People's projects are all at varying stages, depending on how much they have written, and how much they know about their own story. I feel sort of 'in the middle', as I haven't written a great deal, but I feel like I know quite a lot about the world I'm creating and its back story, even if I'm not entirely confident about the plot at the moment.

By now, everyone has had at least one piece workshopped. Things we have discussed have included wider topics such as point of view, how much information to use as 'hooks' and how much to withhold, tone, expectations and predictions from what we have first been presented with, and smaller details such as limiting dialogue tags, using layout to its full potential, and where and how to end sentences and paragraphs for the greatest impact.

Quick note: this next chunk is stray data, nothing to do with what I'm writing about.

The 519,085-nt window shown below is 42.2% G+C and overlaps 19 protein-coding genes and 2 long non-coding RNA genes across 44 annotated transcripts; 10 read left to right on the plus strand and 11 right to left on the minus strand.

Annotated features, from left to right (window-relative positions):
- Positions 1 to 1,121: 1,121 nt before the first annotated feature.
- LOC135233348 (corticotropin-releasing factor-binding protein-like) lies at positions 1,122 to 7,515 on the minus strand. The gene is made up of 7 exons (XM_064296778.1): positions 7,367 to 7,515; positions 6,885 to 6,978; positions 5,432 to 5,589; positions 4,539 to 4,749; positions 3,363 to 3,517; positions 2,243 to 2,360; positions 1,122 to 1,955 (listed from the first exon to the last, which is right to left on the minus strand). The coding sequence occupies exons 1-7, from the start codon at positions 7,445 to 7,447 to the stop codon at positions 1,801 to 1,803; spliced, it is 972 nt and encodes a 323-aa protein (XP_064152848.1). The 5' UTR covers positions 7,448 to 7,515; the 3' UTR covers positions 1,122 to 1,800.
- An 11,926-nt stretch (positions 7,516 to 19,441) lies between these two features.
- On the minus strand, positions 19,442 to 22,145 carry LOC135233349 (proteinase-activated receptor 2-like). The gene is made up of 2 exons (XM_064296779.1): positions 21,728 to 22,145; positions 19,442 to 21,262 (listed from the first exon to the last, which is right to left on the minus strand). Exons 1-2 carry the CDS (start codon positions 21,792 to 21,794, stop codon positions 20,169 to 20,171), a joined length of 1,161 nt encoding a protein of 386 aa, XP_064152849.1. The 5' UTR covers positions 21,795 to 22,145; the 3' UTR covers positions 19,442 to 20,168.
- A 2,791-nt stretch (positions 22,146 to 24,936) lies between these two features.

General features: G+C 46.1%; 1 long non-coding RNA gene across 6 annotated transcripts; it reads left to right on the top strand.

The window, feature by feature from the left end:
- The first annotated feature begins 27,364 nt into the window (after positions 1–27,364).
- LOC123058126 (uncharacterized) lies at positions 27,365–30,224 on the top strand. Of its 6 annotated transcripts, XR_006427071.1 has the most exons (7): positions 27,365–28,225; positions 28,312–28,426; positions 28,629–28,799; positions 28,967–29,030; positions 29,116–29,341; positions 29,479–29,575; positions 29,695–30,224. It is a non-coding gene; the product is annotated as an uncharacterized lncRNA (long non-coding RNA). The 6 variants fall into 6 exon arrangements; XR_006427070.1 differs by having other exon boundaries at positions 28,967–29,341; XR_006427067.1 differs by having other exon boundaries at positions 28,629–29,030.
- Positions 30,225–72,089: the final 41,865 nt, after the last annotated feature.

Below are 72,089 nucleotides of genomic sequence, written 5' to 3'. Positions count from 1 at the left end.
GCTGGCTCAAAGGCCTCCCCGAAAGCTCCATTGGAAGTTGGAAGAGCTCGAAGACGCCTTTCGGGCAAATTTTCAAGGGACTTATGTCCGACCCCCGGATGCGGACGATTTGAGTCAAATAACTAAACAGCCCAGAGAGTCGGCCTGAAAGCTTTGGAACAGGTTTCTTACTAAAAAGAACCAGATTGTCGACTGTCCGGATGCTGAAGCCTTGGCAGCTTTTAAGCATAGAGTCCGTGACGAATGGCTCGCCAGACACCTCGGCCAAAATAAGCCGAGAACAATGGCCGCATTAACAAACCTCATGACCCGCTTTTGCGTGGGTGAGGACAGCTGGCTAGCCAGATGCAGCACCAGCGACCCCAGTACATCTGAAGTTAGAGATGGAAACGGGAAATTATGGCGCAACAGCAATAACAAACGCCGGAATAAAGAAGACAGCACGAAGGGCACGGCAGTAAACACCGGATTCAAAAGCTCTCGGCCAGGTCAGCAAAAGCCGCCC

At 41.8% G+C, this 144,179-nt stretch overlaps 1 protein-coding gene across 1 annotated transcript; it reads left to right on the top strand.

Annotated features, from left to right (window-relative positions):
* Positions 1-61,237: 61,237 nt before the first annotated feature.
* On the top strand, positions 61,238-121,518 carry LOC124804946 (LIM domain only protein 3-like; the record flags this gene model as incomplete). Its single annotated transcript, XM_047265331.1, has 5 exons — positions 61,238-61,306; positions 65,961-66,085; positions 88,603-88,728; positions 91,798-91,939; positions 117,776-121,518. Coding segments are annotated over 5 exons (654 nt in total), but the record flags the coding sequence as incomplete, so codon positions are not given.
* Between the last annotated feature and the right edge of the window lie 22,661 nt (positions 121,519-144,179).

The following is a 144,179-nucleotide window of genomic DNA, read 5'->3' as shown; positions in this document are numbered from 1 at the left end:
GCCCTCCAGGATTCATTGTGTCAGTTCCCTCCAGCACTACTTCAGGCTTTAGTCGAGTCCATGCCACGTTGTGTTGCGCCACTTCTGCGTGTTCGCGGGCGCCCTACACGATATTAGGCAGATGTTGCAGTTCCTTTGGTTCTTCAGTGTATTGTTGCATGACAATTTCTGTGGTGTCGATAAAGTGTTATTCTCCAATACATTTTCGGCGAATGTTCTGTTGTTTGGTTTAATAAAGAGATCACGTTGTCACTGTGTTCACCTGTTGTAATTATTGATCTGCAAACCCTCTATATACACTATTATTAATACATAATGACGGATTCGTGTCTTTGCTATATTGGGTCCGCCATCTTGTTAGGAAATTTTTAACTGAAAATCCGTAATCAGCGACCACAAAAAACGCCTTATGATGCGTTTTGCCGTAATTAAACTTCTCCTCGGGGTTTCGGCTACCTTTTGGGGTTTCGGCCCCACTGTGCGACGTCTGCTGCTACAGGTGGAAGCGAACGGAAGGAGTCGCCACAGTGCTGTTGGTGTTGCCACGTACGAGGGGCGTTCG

We discuss the work, one piece per hour, and the writer is encouraged to remain quiet.

After talking to a few people from the other group (there are two Prose MA groups), it seems they have the opposite approach. The writers spend 10-15 minutes introducing their work, explaining what they were trying to achieve etc. However, it seems that the other group would prefer to adopt our workshop structure, as they feel that the introduction too greatly effects the type of feedback they receive.

I have to agree, I think the 'silent author' technique is the best way to go about workshopping.

Once the discussion is over, we all hand our annotated manuscripts back to the author.

I've found it to be a very constructive experience. Not only is it great to receive feedback, but it's also great fun discussing everyone's work, bouncing ideas of each other and looking at things in different ways.

Thursday, 14 October 2010

Rising University Student Fees